election, choosing a candidate for office in an organization by the vote of those enfranchised to cast a ballot.
In ancient Greek democracies (e.g., Athens) public officials were occasionally elected but more often were chosen by lot. In Rome the popular assemblies elected the tribunes. In the Middle Ages elections were abandoned, except for such processes as elections to the papacy and, in a more limited sense, of the Holy Roman emperor by a small and partly hereditary body of electors.
In the modern period, elections have been inseparable from the growth of democratic forms of government. Elections were associated with the parliamentary process in England from the 13th cent. and were gradually regularized by acts prescribing the frequency of elections (the Triennial Act of 1694, and the Septennial Act of 1716), by successive reform bills widening the franchise in the 19th cent., and by the adoption of the secret ballot in 1872.
Elections in the United States
In colonial America the election of church and public officials dates almost from the founding of the Plymouth Colony, and the paper ballot was instituted in elections to the Massachusetts governorship in 1634. Under the U.S. Constitution the right to hold elections is specified, but the method and place are left to the states, with Congress having the power to alter their regulations. The Constitution specified that elections to the House of Representatives be direct, or popular, and that the election of the Senate and of the president and vice president be indirect, Senators being chosen by the state legislatures and the president and vice president by electors selected by the people (see electoral college). The Seventeenth Amendment (1913) provided for popular election of senators.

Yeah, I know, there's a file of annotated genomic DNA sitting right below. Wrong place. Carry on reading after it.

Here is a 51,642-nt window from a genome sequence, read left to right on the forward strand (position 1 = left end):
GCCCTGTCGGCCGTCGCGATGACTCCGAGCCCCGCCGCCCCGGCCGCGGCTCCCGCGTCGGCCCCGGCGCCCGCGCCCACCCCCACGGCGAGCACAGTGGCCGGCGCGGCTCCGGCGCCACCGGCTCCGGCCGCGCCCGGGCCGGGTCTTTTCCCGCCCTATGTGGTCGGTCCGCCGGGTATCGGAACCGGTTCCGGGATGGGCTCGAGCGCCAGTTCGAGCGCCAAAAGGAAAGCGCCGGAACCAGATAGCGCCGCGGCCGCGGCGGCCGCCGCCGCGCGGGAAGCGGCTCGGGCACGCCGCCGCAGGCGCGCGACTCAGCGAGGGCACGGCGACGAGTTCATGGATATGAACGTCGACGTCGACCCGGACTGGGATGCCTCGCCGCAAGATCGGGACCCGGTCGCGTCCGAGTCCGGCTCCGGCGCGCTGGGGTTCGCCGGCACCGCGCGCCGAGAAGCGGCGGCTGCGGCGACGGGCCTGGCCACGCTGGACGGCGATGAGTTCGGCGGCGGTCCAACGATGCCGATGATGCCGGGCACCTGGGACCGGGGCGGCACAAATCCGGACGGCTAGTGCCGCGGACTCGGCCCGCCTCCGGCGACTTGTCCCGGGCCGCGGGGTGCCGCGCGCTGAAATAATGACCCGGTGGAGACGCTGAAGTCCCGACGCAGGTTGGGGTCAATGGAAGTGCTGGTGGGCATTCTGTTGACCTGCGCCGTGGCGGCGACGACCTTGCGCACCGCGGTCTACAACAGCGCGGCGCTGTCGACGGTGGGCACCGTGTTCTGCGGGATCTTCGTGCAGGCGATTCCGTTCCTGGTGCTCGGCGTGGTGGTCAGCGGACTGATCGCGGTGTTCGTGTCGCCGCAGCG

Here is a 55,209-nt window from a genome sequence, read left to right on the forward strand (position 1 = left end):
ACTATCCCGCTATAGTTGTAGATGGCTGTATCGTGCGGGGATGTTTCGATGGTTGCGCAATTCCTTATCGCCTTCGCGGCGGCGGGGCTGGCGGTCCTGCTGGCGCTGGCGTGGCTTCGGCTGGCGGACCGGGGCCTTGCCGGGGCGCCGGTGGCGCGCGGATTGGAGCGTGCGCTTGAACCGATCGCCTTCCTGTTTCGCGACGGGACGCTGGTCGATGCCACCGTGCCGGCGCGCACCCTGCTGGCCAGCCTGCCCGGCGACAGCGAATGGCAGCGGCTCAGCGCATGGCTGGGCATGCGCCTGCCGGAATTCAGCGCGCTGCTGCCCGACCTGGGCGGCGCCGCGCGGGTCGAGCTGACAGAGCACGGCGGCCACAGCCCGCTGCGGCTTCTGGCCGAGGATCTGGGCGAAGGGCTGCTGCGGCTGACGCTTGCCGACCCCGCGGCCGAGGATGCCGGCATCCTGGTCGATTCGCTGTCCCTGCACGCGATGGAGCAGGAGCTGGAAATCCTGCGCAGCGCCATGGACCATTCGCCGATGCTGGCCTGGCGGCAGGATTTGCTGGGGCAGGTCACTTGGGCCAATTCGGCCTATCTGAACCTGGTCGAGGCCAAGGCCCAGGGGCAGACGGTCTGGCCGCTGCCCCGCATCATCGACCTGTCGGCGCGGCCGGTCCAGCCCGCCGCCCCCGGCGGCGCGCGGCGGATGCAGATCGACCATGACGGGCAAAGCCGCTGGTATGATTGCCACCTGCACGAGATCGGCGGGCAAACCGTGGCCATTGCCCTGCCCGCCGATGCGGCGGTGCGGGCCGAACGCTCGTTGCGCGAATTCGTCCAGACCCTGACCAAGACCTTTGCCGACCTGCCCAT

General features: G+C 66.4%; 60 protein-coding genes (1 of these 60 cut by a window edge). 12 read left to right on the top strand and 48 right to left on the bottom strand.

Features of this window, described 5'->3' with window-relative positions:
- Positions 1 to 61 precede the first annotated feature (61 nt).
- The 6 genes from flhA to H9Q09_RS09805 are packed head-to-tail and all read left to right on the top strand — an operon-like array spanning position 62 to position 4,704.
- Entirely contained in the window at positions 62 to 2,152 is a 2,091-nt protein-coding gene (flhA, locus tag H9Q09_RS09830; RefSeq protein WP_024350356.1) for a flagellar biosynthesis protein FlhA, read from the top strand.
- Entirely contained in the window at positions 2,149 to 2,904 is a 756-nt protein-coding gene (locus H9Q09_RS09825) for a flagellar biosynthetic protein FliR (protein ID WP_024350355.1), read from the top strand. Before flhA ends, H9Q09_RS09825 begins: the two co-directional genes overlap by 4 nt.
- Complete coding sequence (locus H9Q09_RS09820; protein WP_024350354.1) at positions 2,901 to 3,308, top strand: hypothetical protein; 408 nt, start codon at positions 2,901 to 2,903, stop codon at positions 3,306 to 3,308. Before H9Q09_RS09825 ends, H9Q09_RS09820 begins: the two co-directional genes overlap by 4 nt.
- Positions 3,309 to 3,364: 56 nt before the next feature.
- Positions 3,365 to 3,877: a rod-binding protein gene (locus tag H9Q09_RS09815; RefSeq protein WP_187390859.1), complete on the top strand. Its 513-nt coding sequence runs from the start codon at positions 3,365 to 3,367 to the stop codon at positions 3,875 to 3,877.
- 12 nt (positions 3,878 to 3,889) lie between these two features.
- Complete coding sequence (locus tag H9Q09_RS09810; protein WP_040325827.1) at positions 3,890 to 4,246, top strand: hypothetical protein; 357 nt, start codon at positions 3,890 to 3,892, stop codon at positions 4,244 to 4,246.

Political candidates are usually chosen by delegate convention, direct primary, nonpartisan primaries, or petition. The candidate who receives the most votes is usually elected, but an absolute majority may be required; a majority has not been required in the U.S. federal elections since 1850 except in the electoral vote cast for the president and vice president. (In presidential nominating conventions an absolute majority is required; the Democrats required a two-thirds vote of the delegates from 1832 to 1936.)
Since 1824, when John Quincy Adams was elected president by the House of Representatives when no candidate had a majority in the electoral college (Adams' leading opponent, Andrew Jackson, had greater popular and electoral vote totals), the electoral-college system has many times permitted a president to be chosen without a majority of the popular vote (1844, 1848, 1856, 1860, 1876, 1880, 1884, 1888, 1892, 1912, 1916, 1948, 1960, 1968, 1992, 1996, and 2000); in 1876, 1888, and 2000 candidates without even a plurality succeeded in winning office.